This week, it’s the contentious subject of foodstuffs. Practical solution to the endemic crime of celebrity chefs also included at no extra cost, along with convincing dystopian alternative for those who prefer their lunch to take three minutes and come from a pot.
A little while back, I wrote a short piece about food on another blog platform when I was attempting to find my voice. It was deliberately confrontational and probably a touch derivative, the main thrust being that food is, in essence, merely petrol to keep us all alive in order to do far greater things than the act of eating itself. This would have been apposite if written in the 1970s (or indeed earlier), when the greater irony may well have been appreciated by frequenters of those appalling trattorias, nascent curry houses and stick-in-the-mud bastions of public school cuisine. But it wasn’t.
Over the last twenty years or so, we have morphed into a nation of foodies. Suddenly, every man and his dog has developed a palate that subtle, it would leave Abigail and her guests floundering like jetsam at one of her soirées. We demand choice and quality as standard (despite having come through the worst recession since WW2) and, more than ever, we require affirmation that our opinions are justified. Why so?
Because our newly-found appreciation of all things gastronomic is nothing more than the emperor’s new clothes. We food snobs, like wine snobs, know deep down that our honed interest in the ephemeral is pretty low down on the pecking order of things that actually matter. Consequently, in much the same way that our current government operates, we surround ourselves with like-minded sycophants who will be the first to forgive us for thinking that it does. So when the bill payer clicks his/her fingers at a chain restaurant minion and they come running, no-one from either camp dares question the validity of the challenge. Money talks, deafeningly when there isn’t much around, and putting an opinionated Herbert to rights is probably not worth losing your job for.
But it is a wafer-thin confidence, to be annihilated absolutely in the not too distant future by global events, the seething aficionados of packaged goods, and common sense. I predict a time when all celebrity chefs are dragged by the hair from their culinary idylls, thrown into the stocks and pelted to death with every last leaf of kale, lollo rosso and organically-farmed, locally-sourced cucumber that inevitably ended its days in the recycling bin. When coffee houses, like televisions in the 1950s, only offer black and white as an option, and if anyone with a manicured moustache demands anything with more than one syllable, they too will be executed on-site in the manner of Charles I and their remains fed to Hugh Fearnley-Whittingstall’s pigs. And when the beasts of Smithfield, at the point of their bloody departure from this world to the restaurants of St John Street, are given the option to turn the tables, they do so on the sole condition that they feast exclusively on their perpetrators.
Ladies and gentlemen, I give you the future.
One of the clichés that gets endlessly bandied around by the self-help books when you embark on any form of writing is that you have to find your voice. Presumably because if you don’t, you’ll be using someone else’s and we can’t have that. Right, Noel Gallagher? Well, fortunately for you lot, I don’t seem to have that problem and I shall briefly demonstrate why:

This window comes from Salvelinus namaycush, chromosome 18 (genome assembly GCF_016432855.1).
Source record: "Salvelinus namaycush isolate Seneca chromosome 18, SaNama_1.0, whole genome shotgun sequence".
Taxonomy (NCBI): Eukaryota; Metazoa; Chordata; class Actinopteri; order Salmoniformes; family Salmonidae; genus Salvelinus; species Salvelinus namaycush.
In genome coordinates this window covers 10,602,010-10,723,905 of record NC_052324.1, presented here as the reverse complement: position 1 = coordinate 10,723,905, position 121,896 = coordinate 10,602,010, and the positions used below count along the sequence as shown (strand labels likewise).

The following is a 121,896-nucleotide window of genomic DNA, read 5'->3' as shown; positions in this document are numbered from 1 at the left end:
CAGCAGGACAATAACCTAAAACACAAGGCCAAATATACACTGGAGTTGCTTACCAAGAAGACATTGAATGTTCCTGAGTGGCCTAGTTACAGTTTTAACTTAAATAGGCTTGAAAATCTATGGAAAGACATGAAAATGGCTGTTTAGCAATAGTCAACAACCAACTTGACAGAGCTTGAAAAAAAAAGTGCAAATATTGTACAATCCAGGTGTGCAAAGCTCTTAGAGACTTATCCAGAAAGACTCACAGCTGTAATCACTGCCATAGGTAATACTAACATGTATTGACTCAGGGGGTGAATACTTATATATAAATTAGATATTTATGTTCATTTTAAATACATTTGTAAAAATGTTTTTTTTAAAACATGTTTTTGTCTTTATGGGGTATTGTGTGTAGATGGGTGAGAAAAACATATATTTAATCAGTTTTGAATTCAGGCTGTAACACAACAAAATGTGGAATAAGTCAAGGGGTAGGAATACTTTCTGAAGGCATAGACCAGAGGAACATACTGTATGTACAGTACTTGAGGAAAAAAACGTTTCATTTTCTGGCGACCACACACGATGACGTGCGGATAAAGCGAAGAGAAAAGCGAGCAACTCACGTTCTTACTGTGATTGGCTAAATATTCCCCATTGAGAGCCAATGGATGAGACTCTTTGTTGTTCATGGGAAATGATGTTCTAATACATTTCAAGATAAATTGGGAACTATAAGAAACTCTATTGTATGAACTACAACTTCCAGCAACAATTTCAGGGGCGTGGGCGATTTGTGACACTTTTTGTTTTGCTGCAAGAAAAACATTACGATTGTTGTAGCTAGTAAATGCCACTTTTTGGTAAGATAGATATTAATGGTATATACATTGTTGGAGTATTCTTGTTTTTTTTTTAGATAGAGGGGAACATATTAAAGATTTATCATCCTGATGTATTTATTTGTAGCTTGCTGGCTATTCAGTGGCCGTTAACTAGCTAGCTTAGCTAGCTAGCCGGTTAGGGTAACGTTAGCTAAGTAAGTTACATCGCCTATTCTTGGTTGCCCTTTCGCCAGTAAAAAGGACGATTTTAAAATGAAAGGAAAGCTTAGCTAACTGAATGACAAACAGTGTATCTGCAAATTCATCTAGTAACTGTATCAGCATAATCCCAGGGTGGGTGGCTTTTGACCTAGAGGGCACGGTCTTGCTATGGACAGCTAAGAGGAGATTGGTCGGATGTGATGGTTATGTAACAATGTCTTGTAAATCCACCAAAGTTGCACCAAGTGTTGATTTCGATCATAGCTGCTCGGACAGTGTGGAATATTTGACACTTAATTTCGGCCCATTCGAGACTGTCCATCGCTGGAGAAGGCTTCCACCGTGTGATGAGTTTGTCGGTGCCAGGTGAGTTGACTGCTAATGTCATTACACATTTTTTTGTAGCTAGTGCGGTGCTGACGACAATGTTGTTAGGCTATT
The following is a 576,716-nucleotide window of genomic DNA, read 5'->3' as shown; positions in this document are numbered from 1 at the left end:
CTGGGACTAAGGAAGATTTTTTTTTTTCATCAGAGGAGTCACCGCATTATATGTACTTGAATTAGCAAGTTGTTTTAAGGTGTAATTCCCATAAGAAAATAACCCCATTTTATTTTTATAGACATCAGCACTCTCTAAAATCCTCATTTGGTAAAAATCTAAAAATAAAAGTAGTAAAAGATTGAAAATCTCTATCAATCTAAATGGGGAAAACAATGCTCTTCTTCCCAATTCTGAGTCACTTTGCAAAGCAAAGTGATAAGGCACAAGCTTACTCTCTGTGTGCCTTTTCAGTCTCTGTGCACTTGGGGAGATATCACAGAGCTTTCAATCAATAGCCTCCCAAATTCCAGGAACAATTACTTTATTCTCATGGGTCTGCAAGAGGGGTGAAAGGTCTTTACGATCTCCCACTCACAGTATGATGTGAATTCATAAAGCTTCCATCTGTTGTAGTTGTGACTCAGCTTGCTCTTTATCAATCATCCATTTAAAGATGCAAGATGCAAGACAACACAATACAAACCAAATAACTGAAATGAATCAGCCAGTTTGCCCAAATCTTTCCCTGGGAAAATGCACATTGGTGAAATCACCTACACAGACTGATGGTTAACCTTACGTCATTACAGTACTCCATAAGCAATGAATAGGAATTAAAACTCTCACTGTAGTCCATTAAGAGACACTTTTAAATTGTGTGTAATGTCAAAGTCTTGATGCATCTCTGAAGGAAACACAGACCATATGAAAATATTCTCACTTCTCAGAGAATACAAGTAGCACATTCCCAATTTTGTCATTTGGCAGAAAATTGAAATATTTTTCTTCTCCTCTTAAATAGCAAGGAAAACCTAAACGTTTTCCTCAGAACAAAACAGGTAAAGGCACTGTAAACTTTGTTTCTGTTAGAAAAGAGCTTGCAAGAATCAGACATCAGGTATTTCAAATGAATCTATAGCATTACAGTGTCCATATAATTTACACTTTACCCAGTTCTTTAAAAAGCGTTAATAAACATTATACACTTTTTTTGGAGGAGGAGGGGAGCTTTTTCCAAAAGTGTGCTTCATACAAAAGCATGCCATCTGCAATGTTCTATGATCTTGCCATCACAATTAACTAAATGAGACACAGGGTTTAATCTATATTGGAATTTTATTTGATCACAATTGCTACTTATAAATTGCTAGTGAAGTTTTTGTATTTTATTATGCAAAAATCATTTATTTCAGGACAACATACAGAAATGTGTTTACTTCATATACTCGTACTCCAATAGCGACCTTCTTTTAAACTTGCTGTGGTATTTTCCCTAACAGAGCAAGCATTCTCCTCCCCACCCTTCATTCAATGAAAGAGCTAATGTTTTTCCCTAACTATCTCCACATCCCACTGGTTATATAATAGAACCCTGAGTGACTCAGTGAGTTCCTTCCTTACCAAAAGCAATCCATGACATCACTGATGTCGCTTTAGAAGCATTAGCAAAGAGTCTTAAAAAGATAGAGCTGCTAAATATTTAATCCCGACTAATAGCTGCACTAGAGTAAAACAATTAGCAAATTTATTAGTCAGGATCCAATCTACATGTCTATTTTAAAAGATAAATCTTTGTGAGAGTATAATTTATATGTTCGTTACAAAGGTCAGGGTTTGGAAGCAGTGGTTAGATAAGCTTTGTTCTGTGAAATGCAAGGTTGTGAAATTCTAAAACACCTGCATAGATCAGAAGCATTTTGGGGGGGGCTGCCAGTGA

Have a quick re-read of the above. Done it yet? Good. That’s my voice, that is. Right there. And the best bit is I didn’t even have to look for it! It was there all along. What a stroke of luck!
Perhaps what they mean by this is that there is a development of some kind of trust, a bond if you will, between donor and recipient. If the latter believes the former is credible, they are more likely to roll over & have their stomach tickled by somebody they have faith in. Which, sadly, leaves the donor in a position of power and the recipient vulnerable to exploitation. Are you with me? No? Ok, let me put it another way:
Has anyone noticed the rather toxic surge of informal fonts in advertising of late? And if so, ever asked yourselves why? Well, hear ye: It’s the printed equivalent of dress-down Friday, when the message can be pushed just as ruthlessly but in an ever-so-casual stylee. Take those wretched smoothie/ice cream cartons, all lower-case and loved up like they’re your slightly nauseating mate from back in the day, when anyone who went to school knows they just want to get into your wallet. And yet we buy this stuff despite ourselves because the alternative is brutal hard-sell, an even less authentic technique that went out with the ark.
Nibs and I have differing opinions on the above. His signature scrawl at the bottom of your menus could be construed as the same but in his case I’ll look the other way: He’s not cynically getting you to fund a second Tuscan villa (mainly because he doesn’t have a first one), and I do reluctantly admit that the colloquial approach he has adopted suits his one man and a pub business MO pretty well. But, for the most part, I find the whole ‘hail fellow well met’ corporate thing deeply disingenuous because it gives the illusion of intimacy where none exists. A bit like American tellers wishing you a fervent good day when they wouldn’t bat an eyelid if you got struck by lightning in the car park afterwards. Sorry, parking lot.
Anyway, that’s enough rhetoric for today. I’d like to use the last paragraph to thank you all for joining me on this little journey of words. Without you it never could have happened and you know why? Because you’re special. Each and every one of you. So keep telling yourselves that. Because you are. Really. See you next week xxx